Sharanya: The Maa Batakali Cultural Mission, Inc., “Saint-Sara-la-Kali: A Sister to Kali Maa

Twroz, Karol. WROTA Podkarpackie, “Roma“.

Wikipedia, “Romani People“.

Lady of Regla

“Yemaya” by Hrana Janto

“Lady of Regla’s themes are kinship, protection, kindness, the moon, love, devotion, fertility and relationships. Her symbols are fish, the moon, silver (lunar) or blue items (Her favorite color) and the crab.  This West Indian fish mother swims in with summer rains as the bearer of fertility, family unity, prospective life mate and other traditionally lunar energies. Shown in art looking much like a mermaid, the Lady of Regla is also the patroness of the Cancer astrological sign.

In astrology, those born under the sign of Cancer have a great deal of compassion, desire family closeness and stability and are ruled by the moon, all of which characterize this Goddess’s energies to a tee. How you emphasize those powers depends on what you need. For harmony at home, add blue highlights to our decorating scheme and ear pale blue clothing when having difficult conversations.

Eat fish or crab today to digest a little extra self-love or empathy or to encourage fertility in any area of your life. To spice up this magic, serve the fish with a bit of lemon juice – a fruit that emphasizes devotion to kinship.

If you’d like to dream of future loves or get Lady Regla’s perspective on a difficult family situation, leave Her an offering of yams before going to bed. According to local custom, this invokes Regla’s favor and you will experience helpful night visions – so take notes!”

(Patricia Telesco, “365 Goddess: a daily guide to the magic and inspiration of the goddess”.)

One of the original images of the Virgin of Regla from Spain

“The Virgin of Regla is actually named for a seaport in Spain, the city of Regla, Spain. There is an image of the Virgin Mary there known as the Virgen de Regla. Another city was founded on the same bay as the City of Havana, Cuba, and it was named Regla, and so the patron of this city was also the same Virgen de Regla.

Yemaya Orisha of the ocean (Ocean Goddess) and Lady of Regla

Later on, the slaves in Cuba who were followers of the Lukumi religion of Nigeria adopted the Virgin of Regla as the surrogate for the African Goddess Yemaya. It may be that the original Virgen de Regla actually was, originally, an African Goddess who had been adopted into Christianity by way of Catholic syncretism, and then, ironically, She was transformed back into an African Goddess by way of the syncretism of Cuban Santeria. [1]

Concerning the statue, Virgin de Regla, “historians distinguish between legend and history.  According to legend, the statue of the Virgin de Regla was commissioned by Augustine (354-430) himself and brought by Saint Cyprian, deacon, after the death of Augustine and during the invasion of the Vandals to the southern shores of Spain.  The statue found a new home in the seaport city of Chipiona and was venerated in the local monastery by both Augustinian canons and African hermits.  In the eighth century the invasion of Andalusia by the Saracens forced the statue to go underground.  Indeed, the monks hid the image in a cistern next to a fig tree where she remained until the liberation of the country by Alphonse the Wise in the thirteenth century.  In that period, Our Lady manifested herself to a canon regular from León  pointing him to the place where the statue lay hidden.  The rediscovery of the hidden image, chalice, and burning lamp led to the revival of the devotion to the Virgin de Regla. The cistern and fig tree still exist, and the location is called Humilladero.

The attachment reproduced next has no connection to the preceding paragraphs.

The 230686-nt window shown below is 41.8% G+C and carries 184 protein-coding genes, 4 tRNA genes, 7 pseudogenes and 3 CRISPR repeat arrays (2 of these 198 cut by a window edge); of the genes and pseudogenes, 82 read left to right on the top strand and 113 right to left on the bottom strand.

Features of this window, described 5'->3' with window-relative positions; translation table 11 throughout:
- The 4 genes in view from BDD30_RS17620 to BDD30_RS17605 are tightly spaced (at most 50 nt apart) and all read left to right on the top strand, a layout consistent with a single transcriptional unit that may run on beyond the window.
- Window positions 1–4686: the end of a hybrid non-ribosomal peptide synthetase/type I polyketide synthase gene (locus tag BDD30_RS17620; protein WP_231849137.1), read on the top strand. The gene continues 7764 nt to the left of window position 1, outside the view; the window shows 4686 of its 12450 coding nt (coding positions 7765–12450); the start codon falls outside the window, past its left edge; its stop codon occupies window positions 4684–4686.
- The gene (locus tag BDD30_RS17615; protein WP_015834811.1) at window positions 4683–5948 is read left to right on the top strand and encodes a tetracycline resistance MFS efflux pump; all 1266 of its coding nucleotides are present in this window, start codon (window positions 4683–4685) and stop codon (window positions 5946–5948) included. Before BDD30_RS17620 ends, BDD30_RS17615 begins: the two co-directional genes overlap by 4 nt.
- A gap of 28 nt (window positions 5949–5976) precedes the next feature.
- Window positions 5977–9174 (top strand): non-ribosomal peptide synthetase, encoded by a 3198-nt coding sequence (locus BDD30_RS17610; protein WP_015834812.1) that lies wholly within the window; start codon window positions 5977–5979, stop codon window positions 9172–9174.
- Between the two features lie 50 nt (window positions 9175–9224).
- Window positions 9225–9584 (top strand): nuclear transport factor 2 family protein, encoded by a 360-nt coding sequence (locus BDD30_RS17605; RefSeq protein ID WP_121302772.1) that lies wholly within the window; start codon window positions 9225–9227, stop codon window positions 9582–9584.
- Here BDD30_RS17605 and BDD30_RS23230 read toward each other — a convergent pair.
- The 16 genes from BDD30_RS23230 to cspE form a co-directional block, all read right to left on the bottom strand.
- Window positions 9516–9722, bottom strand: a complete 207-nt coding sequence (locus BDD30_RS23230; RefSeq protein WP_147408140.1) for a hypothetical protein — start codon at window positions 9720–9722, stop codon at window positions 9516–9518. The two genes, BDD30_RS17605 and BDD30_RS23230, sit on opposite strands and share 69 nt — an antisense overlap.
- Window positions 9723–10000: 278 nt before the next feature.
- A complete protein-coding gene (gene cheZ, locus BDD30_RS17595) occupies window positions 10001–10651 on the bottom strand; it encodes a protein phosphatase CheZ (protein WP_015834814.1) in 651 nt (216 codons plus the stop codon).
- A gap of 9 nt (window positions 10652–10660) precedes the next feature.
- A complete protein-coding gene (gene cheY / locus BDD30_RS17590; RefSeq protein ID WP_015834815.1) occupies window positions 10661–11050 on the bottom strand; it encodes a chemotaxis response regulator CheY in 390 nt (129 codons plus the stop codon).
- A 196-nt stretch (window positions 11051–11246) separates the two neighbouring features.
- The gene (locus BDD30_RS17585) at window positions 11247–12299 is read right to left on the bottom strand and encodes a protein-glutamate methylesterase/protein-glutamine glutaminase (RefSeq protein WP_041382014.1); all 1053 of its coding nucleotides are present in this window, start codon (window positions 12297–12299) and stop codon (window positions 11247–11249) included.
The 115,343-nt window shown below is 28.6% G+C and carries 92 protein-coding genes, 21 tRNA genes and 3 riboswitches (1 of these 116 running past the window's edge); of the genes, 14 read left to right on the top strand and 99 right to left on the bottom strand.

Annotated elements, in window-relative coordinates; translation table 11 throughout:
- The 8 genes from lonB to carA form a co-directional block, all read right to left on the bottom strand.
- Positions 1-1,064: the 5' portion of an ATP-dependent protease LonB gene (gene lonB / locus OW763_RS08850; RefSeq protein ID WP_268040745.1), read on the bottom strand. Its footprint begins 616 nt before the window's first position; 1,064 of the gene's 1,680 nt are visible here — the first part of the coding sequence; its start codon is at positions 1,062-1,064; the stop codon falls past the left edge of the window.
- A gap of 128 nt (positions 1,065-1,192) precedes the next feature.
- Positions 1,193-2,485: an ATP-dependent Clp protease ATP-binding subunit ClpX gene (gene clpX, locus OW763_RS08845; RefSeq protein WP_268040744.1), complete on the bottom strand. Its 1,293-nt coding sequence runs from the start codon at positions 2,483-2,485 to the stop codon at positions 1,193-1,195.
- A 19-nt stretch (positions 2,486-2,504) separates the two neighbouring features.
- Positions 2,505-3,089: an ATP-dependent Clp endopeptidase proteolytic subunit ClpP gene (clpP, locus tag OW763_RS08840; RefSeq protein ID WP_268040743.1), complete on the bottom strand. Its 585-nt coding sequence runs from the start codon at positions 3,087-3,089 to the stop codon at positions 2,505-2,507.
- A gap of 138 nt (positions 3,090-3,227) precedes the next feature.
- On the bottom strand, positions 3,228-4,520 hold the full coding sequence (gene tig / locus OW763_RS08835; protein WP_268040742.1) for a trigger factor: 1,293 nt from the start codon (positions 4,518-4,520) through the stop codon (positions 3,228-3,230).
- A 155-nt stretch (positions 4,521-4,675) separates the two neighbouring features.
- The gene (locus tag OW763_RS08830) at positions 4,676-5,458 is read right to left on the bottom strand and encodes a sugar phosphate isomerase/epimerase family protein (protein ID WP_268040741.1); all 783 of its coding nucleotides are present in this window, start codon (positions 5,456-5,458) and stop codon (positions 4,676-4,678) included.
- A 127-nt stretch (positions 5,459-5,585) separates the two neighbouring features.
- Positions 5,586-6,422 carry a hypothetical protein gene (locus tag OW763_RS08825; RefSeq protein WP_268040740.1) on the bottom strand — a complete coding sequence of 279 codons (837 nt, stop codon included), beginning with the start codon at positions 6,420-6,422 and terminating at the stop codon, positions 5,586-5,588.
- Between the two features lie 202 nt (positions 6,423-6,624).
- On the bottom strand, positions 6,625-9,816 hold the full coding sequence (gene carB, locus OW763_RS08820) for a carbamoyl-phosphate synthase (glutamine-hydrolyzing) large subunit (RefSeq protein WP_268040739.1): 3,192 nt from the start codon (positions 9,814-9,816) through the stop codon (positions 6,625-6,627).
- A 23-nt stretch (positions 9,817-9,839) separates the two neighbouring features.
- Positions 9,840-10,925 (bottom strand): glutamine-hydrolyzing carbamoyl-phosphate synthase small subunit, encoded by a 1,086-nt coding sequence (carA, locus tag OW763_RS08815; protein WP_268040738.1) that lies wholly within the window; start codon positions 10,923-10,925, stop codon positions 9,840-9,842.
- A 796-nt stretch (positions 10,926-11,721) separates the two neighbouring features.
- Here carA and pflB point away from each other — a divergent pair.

From the point of history, the origin of the name appears shrouded in mystery.  According to some, the name makes reference to the Rule of the Augustinians. Thus the Virgin would be the protector of the Rule (regla). On the other hand, it is known that Don Alonso Perez de Guzman (1580-90) erected in Chipiona, a castle by the name of Castillo de Regla.

Iconographical studies point out that the statue can be dated as early as 1200.  It is believed that the image has always been that of a black Madonna.  The beginning of the devotion and first known miracles can be dated as early as 1330.  The official act of the foundation of the monastery bears the date of August 22, 1399 which corresponds to the date at which the Duke of Arcos, Don Pedro Ponce de León, entrusted the new foundation to the Order of Saint Augustine.  After a long period of neglect and dereliction, the monastery and sanctuary were restored in l833 and again in 1851, thanks especially to the Spanish Infantes, the Dukes of Montpensier.

The patronal feast coincides with the feast of the birthday of Mary on September 8. It is celebrated with a procession in commemoration of that of September 8, 1588 when the proud Spanish Armada sail toward England.  Historians evaluate the number of participants in this grandiose manifestation of devotion at eighty-thousand and the length of the procession at nine kilometers.  The devotion to Our Lady of Regla reached its zenith in the eighteenth century.  Devotion to ‘Our Lady of Regla’ is practiced even today, not only in Spain but also in Cuba, at a location outside of La Havana, called Regla, in Miami, Mexico, the Dominican Republic, the Philippines, and in the Netherlands.” [2]